​About Effective Negotiations

11th June 2019

,

I start with two famous phrases – “Start with the end in the head”, defined by Stephen R. Covey (second habit of highly effective people) and “The end justifies the means” – attributed to Niccolo Machiavelli (conclusion with reference to some phrases found in “The Prince”).

From the simplest negotiations to the most complex ones, the fundamental requirement is to have clarity with regards to the outcome. There will be some who gets into grueling negotiations for a necklace, some one who gets into a bidding war for the purchase of a property, someone who acquired an important project for the company and is savoring the victorious moment of negotiation. Necklace, home or project: little difference.

How did you behave this morning when you entered the office, only to bump into that colleague with whom you had a difficult negotiations couple days earlier?

Relating the term negotiation with the purchase or sale of something is nothing new; but the idea that relations are subjected to the laws of negotiation is food for thought.

A negotiator par excellence

Fans of GoT will not be at all surprised to find Tyrion Lannister the most representative character; no one other than him has been able to negotiate on almost any thing and every thing.

Tyrion Lannister is not the favorite son, nor the favorite brother. He buys love by spending his life in brothels and drowns his bitterness in alcohol. But everytime when he is at a crosswords, he moves his view one step up, captures the most refined nuances and, like a chess professional – triggers negotiations one after another, making preemptive moves by thinking in advance of his opponent.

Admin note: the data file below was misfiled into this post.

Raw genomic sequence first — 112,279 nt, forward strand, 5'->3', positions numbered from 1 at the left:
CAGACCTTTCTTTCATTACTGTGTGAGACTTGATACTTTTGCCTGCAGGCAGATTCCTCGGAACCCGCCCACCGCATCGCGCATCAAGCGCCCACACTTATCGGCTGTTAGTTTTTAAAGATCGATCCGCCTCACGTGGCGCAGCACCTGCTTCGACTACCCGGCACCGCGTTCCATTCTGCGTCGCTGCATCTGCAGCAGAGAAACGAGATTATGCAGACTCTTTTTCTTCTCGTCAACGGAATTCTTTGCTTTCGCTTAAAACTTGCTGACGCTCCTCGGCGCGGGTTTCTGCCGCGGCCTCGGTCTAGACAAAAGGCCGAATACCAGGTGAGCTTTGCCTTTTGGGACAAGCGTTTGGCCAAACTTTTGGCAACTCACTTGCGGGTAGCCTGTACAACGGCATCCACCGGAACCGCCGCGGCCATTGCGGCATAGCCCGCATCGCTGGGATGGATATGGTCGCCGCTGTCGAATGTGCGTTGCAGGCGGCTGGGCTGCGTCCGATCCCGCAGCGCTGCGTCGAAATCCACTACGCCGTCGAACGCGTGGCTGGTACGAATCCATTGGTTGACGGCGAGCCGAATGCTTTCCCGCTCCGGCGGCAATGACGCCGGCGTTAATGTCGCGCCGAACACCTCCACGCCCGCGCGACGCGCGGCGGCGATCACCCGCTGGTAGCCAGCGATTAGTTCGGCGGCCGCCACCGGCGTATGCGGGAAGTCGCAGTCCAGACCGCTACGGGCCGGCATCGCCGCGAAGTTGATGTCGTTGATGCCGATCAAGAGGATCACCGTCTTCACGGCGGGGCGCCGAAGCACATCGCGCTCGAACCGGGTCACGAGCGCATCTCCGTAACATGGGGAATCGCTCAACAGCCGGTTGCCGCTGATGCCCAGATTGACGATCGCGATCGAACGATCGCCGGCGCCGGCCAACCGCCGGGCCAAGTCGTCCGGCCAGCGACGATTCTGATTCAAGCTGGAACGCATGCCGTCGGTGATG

Tyrion does not always move by virtue of a complex long-term plan, rather – he know his innermost desires very well but his moves fail to see him visualizing the potential outcome or consequences.

3 points for reflection

  1. Concluding a negotiation positively refers to knowing how to “win” by avoiding “defeat” by the opponent. I am convinced that is is always possible to find a common victory ground – also the only convenient way, in order to avoid the real negotiating before it even happened. To illustrate, say I arrived at a hotel at 22:00 hrs. I asked to have WiFi in the room but was told it will cost 10 euros by the concierge. I said that is excessive, especially when I frequent this hotel but the concierge was firm and said the fee is a tariff that is non-negotiable. Eventually I paid up and never returned to the hotel. So, when did the deal collapse? Did any side win, or did both sides lose? What style did the concierge use?
  2. You cannot win a negotiation without carefully preparing the pitch: which are the negotiable points? What is the weight of each one? What the interests of both parties? What are the times within which the negotiation will have to be closed? Going back to the WiFi scenario: “I see in your reservation that breakfast is not included. I could propose that you top at 15 euros to get both breakfast and WiFi” (the fact is I never have breakfast because I leave the hotel before the breakfast counter opened).
  3. Communicating in an open and assertive manner is the best way to conduct a negotiation without losing sight of the goal; playing on a shared ground, flexibly re-formulating a new goal consistent with the changed scenario. Using the scenario again: “…you may be interested to know that you can have breakfast in your room at any time at the cost of 20 Euros and includes WiFi around the clock!”. “Thank you, this is a very good idea – here’s 20 Euros.”

Read the scenario > have an end in mind > look for a common ground for comparison > understand the rules of the game > express oneself assertively.

How many negotiations did you manage today?

 

We'd love to hear from you

+65 6827 5632

+65 6827 5632

08:00 - 17:30 Monday to Friday